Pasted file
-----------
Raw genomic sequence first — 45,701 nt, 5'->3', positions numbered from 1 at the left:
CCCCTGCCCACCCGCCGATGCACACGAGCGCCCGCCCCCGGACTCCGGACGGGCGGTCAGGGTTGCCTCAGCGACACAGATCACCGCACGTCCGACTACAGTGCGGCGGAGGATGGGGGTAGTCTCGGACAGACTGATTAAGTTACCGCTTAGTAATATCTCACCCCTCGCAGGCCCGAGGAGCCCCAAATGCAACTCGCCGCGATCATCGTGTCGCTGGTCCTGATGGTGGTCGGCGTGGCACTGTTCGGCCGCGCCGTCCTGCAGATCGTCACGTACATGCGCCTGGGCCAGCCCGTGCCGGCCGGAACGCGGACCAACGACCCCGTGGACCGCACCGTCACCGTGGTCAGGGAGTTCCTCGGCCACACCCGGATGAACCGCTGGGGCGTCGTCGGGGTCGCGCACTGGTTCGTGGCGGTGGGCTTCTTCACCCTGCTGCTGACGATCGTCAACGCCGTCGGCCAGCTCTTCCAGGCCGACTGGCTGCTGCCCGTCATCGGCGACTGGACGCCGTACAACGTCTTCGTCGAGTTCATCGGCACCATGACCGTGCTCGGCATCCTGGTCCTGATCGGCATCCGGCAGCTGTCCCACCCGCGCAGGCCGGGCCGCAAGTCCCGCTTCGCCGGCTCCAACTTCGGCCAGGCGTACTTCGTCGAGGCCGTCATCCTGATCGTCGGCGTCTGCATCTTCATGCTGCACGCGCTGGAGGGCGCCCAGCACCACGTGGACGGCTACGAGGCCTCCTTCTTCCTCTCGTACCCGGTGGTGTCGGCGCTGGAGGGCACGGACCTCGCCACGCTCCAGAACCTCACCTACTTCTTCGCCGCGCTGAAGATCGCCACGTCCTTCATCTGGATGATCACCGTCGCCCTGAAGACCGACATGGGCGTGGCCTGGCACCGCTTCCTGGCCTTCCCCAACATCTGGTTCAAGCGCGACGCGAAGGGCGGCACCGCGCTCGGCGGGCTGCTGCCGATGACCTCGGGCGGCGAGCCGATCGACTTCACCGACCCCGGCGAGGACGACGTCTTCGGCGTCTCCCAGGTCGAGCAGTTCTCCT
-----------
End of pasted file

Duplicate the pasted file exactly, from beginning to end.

Raw genomic sequence first — 45,701 nt, 5'->3', positions numbered from 1 at the left:
CCCCTGCCCACCCGCCGATGCACACGAGCGCCCGCCCCCGGACTCCGGACGGGCGGTCAGGGTTGCCTCAGCGACACAGATCACCGCACGTCCGACTACAGTGCGGCGGAGGATGGGGGTAGTCTCGGACAGACTGATTAAGTTACCGCTTAGTAATATCTCACCCCTCGCAGGCCCGAGGAGCCCCAAATGCAACTCGCCGCGATCATCGTGTCGCTGGTCCTGATGGTGGTCGGCGTGGCACTGTTCGGCCGCGCCGTCCTGCAGATCGTCACGTACATGCGCCTGGGCCAGCCCGTGCCGGCCGGAACGCGGACCAACGACCCCGTGGACCGCACCGTCACCGTGGTCAGGGAGTTCCTCGGCCACACCCGGATGAACCGCTGGGGCGTCGTCGGGGTCGCGCACTGGTTCGTGGCGGTGGGCTTCTTCACCCTGCTGCTGACGATCGTCAACGCCGTCGGCCAGCTCTTCCAGGCCGACTGGCTGCTGCCCGTCATCGGCGACTGGACGCCGTACAACGTCTTCGTCGAGTTCATCGGCACCATGACCGTGCTCGGCATCCTGGTCCTGATCGGCATCCGGCAGCTGTCCCACCCGCGCAGGCCGGGCCGCAAGTCCCGCTTCGCCGGCTCCAACTTCGGCCAGGCGTACTTCGTCGAGGCCGTCATCCTGATCGTCGGCGTCTGCATCTTCATGCTGCACGCGCTGGAGGGCGCCCAGCACCACGTGGACGGCTACGAGGCCTCCTTCTTCCTCTCGTACCCGGTGGTGTCGGCGCTGGAGGGCACGGACCTCGCCACGCTCCAGAACCTCACCTACTTCTTCGCCGCGCTGAAGATCGCCACGTCCTTCATCTGGATGATCACCGTCGCCCTGAAGACCGACATGGGCGTGGCCTGGCACCGCTTCCTGGCCTTCCCCAACATCTGGTTCAAGCGCGACGCGAAGGGCGGCACCGCGCTCGGCGGGCTGCTGCCGATGACCTCGGGCGGCGAGCCGATCGACTTCACCGACCCCGGCGAGGACGACGTCTTCGGCGTCTCCCAGGTCGAGCAGTTCTCCT